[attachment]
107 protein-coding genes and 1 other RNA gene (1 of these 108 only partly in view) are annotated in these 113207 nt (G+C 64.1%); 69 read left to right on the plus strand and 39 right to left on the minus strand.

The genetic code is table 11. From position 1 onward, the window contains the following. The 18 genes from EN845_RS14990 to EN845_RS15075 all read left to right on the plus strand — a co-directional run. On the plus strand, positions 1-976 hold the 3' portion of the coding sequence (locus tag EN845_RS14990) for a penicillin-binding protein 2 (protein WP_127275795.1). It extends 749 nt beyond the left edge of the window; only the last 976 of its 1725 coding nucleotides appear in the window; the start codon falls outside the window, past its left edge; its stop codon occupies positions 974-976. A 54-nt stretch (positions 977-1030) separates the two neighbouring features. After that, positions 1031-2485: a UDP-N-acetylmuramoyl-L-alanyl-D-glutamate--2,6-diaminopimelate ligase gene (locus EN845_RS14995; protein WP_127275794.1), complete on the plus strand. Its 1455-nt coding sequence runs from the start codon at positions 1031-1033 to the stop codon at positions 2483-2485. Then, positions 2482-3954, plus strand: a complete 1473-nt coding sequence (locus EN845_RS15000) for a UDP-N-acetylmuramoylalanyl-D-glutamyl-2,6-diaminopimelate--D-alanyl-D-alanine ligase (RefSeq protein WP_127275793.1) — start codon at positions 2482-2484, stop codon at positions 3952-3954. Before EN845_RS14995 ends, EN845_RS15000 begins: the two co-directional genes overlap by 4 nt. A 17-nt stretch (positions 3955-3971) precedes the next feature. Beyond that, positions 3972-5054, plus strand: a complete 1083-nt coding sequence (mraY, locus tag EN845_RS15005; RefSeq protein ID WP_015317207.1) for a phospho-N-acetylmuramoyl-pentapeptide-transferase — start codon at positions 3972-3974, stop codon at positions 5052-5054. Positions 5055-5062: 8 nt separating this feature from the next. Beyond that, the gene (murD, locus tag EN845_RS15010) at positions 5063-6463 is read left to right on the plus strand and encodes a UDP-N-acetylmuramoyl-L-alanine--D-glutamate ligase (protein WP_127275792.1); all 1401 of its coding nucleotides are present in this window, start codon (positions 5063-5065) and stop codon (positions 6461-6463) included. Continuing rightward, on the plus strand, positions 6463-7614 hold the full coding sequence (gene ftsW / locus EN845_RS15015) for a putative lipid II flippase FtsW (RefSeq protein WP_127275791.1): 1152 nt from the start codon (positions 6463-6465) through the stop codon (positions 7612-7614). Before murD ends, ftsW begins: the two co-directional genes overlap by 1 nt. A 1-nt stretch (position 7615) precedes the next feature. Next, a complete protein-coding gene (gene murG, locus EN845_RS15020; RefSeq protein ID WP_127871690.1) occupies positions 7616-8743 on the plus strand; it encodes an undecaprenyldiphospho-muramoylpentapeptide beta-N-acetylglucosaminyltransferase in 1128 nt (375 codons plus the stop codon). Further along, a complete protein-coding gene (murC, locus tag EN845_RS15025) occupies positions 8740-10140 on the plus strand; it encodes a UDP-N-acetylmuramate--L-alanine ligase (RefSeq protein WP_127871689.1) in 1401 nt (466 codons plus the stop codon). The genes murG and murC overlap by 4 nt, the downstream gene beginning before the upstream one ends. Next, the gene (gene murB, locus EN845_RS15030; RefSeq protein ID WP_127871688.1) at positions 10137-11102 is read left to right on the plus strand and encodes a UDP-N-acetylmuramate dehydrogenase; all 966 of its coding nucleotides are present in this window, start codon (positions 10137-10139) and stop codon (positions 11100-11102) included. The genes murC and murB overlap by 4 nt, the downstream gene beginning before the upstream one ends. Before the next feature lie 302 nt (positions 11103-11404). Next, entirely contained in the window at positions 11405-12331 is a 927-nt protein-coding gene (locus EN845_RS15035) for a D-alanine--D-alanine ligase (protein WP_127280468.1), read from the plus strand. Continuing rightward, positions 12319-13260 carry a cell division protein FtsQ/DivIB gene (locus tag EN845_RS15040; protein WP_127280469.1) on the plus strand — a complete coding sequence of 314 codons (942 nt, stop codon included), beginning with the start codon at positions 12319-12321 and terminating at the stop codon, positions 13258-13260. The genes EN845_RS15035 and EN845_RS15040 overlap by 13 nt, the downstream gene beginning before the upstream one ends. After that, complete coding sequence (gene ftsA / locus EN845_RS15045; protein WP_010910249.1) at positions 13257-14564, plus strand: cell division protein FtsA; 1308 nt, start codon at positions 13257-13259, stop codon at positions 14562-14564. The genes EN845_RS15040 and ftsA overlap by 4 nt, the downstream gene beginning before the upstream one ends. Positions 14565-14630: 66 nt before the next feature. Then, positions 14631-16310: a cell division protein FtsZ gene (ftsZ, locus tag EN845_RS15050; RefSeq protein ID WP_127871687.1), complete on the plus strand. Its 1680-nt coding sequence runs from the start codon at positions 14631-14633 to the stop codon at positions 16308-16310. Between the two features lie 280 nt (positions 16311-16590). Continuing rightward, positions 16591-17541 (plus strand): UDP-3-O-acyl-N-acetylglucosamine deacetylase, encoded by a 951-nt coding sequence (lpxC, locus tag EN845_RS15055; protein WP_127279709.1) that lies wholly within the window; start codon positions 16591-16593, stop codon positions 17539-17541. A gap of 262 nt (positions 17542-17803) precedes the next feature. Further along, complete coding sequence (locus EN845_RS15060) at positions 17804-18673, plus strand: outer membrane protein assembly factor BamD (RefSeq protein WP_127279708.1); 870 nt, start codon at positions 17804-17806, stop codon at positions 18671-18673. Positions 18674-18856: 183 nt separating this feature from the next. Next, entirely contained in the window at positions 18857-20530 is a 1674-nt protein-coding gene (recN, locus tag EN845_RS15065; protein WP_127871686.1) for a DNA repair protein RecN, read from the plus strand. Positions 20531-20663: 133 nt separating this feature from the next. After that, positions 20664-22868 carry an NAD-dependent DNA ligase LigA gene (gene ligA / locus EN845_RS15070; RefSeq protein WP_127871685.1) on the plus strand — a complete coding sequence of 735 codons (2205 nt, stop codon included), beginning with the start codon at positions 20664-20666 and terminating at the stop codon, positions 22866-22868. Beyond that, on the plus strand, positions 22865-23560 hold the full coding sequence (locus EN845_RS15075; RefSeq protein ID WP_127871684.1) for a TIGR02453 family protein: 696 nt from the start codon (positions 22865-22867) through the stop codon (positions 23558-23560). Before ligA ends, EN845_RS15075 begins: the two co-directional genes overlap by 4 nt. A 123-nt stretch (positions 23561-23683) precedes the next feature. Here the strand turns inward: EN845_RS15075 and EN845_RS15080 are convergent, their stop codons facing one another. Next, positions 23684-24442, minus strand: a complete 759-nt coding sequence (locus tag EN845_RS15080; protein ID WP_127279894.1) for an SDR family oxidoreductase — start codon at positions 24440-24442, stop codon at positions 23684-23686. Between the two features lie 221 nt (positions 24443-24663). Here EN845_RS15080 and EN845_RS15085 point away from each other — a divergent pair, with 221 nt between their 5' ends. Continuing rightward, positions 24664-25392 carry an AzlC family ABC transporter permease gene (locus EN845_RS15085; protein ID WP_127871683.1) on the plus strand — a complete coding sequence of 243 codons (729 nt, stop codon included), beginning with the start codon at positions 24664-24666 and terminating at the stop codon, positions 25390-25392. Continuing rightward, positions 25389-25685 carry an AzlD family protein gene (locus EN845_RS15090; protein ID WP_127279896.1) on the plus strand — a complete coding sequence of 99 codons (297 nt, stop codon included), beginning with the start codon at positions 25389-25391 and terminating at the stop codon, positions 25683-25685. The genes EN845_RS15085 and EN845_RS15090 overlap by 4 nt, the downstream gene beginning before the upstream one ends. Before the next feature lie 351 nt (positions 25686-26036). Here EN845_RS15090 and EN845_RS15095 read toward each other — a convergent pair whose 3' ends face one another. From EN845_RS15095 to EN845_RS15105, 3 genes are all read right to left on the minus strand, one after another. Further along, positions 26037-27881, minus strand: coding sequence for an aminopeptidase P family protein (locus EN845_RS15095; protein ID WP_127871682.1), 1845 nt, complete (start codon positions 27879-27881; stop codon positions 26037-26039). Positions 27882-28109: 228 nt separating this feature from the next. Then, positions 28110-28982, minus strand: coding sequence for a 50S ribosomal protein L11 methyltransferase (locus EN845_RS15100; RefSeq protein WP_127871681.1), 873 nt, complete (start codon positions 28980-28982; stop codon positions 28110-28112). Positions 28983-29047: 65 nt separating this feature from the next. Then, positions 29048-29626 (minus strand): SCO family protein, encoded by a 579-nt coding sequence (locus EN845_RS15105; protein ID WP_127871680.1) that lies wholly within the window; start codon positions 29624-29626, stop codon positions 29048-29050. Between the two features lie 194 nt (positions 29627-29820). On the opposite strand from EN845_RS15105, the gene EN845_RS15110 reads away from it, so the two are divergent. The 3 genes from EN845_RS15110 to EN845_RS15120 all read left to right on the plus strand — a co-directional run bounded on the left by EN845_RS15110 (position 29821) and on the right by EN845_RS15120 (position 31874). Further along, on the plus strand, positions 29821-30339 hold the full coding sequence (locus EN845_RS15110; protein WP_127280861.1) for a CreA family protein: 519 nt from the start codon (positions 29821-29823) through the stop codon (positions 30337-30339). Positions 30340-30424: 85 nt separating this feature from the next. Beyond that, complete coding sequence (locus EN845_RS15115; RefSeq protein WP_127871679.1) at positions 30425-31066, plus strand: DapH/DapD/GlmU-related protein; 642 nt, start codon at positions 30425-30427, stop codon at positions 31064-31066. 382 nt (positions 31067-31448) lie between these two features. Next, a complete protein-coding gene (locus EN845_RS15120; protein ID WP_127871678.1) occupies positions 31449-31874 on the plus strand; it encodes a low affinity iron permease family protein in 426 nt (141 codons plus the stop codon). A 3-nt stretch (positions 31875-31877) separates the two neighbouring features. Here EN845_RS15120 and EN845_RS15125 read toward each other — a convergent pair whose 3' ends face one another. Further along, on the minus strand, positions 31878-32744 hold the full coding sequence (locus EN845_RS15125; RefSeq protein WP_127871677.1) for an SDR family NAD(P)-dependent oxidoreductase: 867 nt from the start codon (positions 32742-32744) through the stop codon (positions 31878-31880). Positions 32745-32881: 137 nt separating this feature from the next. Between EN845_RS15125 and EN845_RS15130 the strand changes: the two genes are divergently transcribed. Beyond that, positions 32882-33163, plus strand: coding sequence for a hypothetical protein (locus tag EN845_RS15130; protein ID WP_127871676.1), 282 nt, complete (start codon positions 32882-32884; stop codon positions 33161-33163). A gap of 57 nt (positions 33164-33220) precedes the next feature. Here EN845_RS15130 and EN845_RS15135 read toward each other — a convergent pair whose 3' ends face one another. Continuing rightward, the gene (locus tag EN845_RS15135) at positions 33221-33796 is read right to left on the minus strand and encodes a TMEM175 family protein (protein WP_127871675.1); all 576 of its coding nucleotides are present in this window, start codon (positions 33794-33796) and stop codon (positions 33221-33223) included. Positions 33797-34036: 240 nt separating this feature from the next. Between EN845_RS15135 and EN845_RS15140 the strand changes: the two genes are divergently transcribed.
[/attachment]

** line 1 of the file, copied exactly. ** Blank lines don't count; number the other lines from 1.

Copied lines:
107 protein-coding genes and 1 other RNA gene (1 of these 108 only partly in view) are annotated in these 113207 nt (G+C 64.1%); 69 read left to right on the plus strand and 39 right to left on the minus strand.